KYO YAKI 京焼 / KIYOMIZU-YAKI 清水焼
Kyo- and Kiyomizu-yaki are terms often used together or interchangeably for stoneware or porcelain pottery produced in the ancient imperial city of Kyoto, and are representative of a wide variety of different styles of ceramics. From 794 to 1603, Kyoto was the imperial capital and attracted the most skilled artisans in the country. Even after the seat of government was moved to Edo, now Tokyo, Kyoto remained the cultural and intellectual centre of Japan. As such, it attracted Japan's most skilled artisans, who were supported by the nobility as well as the purchasing power of the market. This gave Kyô-yaki a special status in Japanese ceramics and for a long time it even determined the style of the whole country. Typical Kyoto wares are decorated with colourful, hand-painted motifs using overglaze enamel pigments: a technique that emerged in the 17th century and is still a trademark of Kyo-yaki today.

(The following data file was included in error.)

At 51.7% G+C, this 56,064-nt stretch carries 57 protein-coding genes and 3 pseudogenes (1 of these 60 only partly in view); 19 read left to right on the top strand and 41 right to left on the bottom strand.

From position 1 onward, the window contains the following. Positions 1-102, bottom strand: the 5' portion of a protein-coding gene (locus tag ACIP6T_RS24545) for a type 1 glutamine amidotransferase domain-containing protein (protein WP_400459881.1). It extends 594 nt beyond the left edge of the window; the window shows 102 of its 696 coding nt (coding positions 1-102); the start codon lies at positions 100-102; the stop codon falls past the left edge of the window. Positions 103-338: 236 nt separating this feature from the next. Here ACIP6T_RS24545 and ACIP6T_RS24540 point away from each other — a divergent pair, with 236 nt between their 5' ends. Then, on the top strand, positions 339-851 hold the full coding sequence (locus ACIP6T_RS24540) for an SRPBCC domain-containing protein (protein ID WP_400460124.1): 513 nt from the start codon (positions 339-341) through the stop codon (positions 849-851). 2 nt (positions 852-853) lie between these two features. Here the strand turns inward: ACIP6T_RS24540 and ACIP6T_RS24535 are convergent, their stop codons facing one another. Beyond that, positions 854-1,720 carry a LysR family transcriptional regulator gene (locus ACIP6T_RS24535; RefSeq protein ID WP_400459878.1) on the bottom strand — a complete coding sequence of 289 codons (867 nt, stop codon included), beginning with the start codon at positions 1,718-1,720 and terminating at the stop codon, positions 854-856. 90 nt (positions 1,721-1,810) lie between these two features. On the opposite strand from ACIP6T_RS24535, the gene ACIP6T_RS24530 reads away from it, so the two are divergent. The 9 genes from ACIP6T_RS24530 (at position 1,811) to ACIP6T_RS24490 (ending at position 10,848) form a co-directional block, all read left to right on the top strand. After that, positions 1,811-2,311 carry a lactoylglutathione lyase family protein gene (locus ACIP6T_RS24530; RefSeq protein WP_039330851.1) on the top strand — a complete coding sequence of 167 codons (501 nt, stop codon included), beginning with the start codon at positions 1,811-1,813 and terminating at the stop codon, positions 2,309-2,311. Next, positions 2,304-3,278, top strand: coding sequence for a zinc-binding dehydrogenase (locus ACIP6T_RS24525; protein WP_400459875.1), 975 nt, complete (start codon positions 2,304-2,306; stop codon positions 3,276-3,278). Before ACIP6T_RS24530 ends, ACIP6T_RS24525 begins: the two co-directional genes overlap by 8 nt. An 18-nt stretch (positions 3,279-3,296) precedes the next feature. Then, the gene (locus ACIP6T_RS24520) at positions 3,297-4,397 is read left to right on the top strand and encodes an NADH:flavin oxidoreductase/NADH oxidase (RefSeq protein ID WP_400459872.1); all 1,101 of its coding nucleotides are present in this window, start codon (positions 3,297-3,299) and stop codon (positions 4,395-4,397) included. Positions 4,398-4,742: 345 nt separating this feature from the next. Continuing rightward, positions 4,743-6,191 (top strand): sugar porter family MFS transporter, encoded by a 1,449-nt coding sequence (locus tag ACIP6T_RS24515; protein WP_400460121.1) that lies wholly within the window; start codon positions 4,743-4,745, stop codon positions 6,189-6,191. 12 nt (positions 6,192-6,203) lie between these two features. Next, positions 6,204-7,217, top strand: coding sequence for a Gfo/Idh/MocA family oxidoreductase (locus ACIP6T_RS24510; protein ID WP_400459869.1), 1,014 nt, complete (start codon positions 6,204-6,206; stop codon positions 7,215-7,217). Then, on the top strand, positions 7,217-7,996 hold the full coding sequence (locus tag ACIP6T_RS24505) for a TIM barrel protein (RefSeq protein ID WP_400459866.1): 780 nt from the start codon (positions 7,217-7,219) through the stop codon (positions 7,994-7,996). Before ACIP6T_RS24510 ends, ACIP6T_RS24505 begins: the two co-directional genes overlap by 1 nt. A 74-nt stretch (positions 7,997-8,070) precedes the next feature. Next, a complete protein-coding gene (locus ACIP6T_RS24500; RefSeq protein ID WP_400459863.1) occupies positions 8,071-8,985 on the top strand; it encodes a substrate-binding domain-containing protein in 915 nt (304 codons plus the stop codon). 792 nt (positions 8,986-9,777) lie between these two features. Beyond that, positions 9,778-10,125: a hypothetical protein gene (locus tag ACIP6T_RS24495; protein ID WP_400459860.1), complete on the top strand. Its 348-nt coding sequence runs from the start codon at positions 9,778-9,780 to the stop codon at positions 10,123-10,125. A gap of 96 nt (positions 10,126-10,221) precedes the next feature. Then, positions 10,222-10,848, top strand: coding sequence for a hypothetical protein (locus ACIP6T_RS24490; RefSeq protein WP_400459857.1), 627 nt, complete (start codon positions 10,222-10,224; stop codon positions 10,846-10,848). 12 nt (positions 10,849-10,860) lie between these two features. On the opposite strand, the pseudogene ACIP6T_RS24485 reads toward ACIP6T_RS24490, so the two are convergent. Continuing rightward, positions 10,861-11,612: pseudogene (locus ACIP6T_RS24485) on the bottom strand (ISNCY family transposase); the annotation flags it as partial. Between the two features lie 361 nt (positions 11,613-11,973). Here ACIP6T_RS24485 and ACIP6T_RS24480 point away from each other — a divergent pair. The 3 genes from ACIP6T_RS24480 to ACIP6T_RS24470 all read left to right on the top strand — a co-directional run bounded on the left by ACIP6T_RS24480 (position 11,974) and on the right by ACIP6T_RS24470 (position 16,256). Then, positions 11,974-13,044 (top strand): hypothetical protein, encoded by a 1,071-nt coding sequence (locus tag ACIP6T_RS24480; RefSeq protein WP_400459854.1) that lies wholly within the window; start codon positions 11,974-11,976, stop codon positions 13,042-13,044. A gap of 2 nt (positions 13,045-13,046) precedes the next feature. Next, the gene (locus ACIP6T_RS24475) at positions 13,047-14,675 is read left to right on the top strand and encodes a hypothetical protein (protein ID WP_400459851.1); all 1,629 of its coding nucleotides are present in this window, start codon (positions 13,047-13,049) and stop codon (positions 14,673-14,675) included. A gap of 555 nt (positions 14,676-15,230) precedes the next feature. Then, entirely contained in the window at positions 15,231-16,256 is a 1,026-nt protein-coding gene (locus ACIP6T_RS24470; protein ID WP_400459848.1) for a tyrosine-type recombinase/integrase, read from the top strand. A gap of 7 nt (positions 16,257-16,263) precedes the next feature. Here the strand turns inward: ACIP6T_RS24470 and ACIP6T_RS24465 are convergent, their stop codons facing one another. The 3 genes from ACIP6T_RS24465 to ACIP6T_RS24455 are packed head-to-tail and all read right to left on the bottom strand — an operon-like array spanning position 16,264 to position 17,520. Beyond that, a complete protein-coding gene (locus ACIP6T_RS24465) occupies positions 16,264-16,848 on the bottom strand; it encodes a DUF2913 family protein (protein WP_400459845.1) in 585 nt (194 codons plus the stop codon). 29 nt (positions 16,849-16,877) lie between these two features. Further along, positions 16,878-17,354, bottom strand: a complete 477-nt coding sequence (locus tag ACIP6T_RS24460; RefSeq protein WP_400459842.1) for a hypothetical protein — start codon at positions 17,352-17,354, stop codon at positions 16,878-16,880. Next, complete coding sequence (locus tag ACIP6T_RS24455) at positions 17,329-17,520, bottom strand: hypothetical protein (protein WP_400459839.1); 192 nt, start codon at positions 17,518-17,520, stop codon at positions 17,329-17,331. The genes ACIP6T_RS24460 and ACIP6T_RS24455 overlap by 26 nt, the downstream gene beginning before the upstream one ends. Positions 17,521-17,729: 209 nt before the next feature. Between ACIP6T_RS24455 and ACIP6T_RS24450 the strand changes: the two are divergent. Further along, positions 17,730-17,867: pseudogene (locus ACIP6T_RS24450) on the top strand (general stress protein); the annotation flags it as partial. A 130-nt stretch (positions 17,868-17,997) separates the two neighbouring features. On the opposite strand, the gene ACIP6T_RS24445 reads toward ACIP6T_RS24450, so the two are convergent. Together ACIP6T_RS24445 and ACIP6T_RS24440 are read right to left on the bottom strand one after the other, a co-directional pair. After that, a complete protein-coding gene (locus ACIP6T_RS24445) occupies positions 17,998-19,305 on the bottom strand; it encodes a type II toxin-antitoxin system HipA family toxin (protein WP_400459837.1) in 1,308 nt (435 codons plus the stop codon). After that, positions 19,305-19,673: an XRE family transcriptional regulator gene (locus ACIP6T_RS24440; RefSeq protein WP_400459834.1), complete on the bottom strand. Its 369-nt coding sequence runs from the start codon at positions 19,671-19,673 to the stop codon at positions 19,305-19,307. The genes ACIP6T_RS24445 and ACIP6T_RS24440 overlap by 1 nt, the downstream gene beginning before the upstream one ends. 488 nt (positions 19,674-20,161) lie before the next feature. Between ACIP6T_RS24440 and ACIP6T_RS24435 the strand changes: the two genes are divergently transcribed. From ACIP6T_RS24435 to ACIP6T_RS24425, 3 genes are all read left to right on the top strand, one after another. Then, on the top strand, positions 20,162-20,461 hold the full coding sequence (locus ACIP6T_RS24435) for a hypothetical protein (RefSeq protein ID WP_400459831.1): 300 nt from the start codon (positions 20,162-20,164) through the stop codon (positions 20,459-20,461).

Seiji 青磁 – Celadon
Literally “green porcelain”, or celadon as it has long been known in Europe, is a type of jade green pottery that originated in ancient China. The glaze, known as Seiji in Japanese, is an ash glaze containing iron oxide, which is reduction fired at temperatures of over 1,200 degrees celsius, resulting in colours that (traditionally) vary from blue to green depending on the iron ratio and firing methods. The technique spread to Korea, Southeast Asia and Japan – where powder blue funsei (粉青) celadon wares produced in China during the Southern Song Dynasty (1127-1279) were especially cherished. Like fissures on the ice of a frozen lake as Spring approaches, the cracking that appears on the surface of glazed ceramics is known as kan-nyu (貫入) and, is highly regarded for its aesthetic quality. This crackle appears as a result of the differing expansion and contraction rates between the base and glaze during firing.